[Numpy-discussion] deprecate updateifcopy in nditer operand, flags?

Nathaniel Smith njs at pobox.com
Fri Nov 10 05:25:19 EST 2017

On Wed, Nov 8, 2017 at 2:13 PM, Allan Haldane <allanhaldane at gmail.com> wrote:
> On 11/08/2017 03:12 PM, Nathaniel Smith wrote:
>> - We could adjust the API so that there's some explicit operation to
>> trigger the final writeback. At the Python level this would probably
>> mean that we start supporting the use of nditer as a context manager,
>> and eventually start raising an error if you're in one of the "unsafe"
>> case and not using the context manager form. At the C level we
>> probably need some explicit "I'm done with this iterator now" call.
>> One question is which cases exactly should produce warnings/eventually
>> errors. At the Python level, I guess the simplest rule would be that
>> if you have any write/readwrite arrays in your iterator, then you have
>> to use a 'with' block. At the C level, it's a little trickier, because
>> it's hard to tell up-front whether someone has updated their code to
>> call a final cleanup function, and it's hard to emit a warning/error
>> on something that *doesn't* happen. (You could print a warning when
>> the nditer object is GCed if the cleanup function wasn't called, but
>> you can't raise an error there.) I guess the only reasonable option is
>> to deprecate NPY_ITER_READWRITE and NP_ITER_WRITEONLY, and make people
>> switch to passing new flags that have the same semantics but also
>> promise that the user has updated their code to call the new cleanup
>> function.
> Seems reasonable.
> When people use the Nditer C-api, they (almost?) always call
> NpyIter_Dealloc when they're done. Maybe that's a place to put a warning
> for C-api users. I think you can emit a warning there since that
> function calls the GC, not the other way around.
> It looks like you've already discussed the possibilities of putting
> things in NpyIter_Dealloc though, and it could be tricky, but if we only
> need a warning maybe there's a way.
> https://github.com/numpy/numpy/pull/9269/files/6dc0c65e4b2ea67688d6b617da3a175cd603fc18#r127707149

Oh, hmm, yeah, on further examination there are some more options here.

I had missed that for some reason NpyIter isn't actually a Python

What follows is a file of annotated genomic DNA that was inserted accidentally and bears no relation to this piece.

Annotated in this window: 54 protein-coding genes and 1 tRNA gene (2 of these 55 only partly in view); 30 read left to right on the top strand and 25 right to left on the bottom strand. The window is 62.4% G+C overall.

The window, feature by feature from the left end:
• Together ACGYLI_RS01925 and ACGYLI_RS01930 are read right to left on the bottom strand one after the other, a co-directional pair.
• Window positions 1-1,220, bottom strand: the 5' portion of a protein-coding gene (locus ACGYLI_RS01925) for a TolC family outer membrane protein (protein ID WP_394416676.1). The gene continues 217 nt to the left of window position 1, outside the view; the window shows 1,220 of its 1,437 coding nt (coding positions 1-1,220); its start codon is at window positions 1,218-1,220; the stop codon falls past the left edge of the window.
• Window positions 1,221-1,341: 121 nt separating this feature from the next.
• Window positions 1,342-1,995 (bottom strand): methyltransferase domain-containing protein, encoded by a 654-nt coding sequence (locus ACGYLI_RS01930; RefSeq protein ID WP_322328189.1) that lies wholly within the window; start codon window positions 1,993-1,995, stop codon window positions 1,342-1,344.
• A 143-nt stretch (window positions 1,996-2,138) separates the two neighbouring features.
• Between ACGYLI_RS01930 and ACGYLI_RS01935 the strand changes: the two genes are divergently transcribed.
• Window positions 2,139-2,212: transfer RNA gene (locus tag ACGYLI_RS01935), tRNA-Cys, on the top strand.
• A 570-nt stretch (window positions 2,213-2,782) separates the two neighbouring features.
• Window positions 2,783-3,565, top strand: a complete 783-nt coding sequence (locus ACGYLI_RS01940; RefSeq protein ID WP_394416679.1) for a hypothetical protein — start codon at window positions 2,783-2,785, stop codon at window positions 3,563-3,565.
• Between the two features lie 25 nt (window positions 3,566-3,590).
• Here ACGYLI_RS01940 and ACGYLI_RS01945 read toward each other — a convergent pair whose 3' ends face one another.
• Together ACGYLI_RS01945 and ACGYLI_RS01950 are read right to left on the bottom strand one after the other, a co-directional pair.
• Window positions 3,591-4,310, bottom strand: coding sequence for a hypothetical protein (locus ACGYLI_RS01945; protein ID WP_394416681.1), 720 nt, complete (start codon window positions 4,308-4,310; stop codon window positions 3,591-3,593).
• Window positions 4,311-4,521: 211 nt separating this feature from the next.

object, so actually it's never subject to GC and you always need to
call NpyIter_Deallocate when you are finished with it. So that's a
natural place to perform writebacks. We don't even need a warning.
(Which is good, because warnings can be set to raise errors, and while
the docs say that NpyIter_Deallocate can fail, in fact it never has
been able to in the past and none of the code in numpy or the examples
in the docs actually check the return value. Though I guess in theory
writeback can also fail so I suppose we need to start returning
NPY_FAIL in that case. But it should be vanishingly rare in practice,
and it's not clear if anyone is even using this API outside of numpy.)

And for the Python-level API, there is the option of performing the
final writeback when the iterator is exhausted. The downside to this
is that if someone only goes half-way through the iteration and then
aborts (e.g. by raising an exception), then the last round of
writeback won't happen. But maybe that's fine, or at least better than
forcing the use of 'with' blocks everywhere? If we do this then I
think we'd at least want to make sure that the writeback really never
happens, as opposed to happening at some random later point when the
Python iterator object is GCed. But I'd appreciate if anyone would
express a preference between these :-)


Nathaniel J. Smith -- https://vorpus.org

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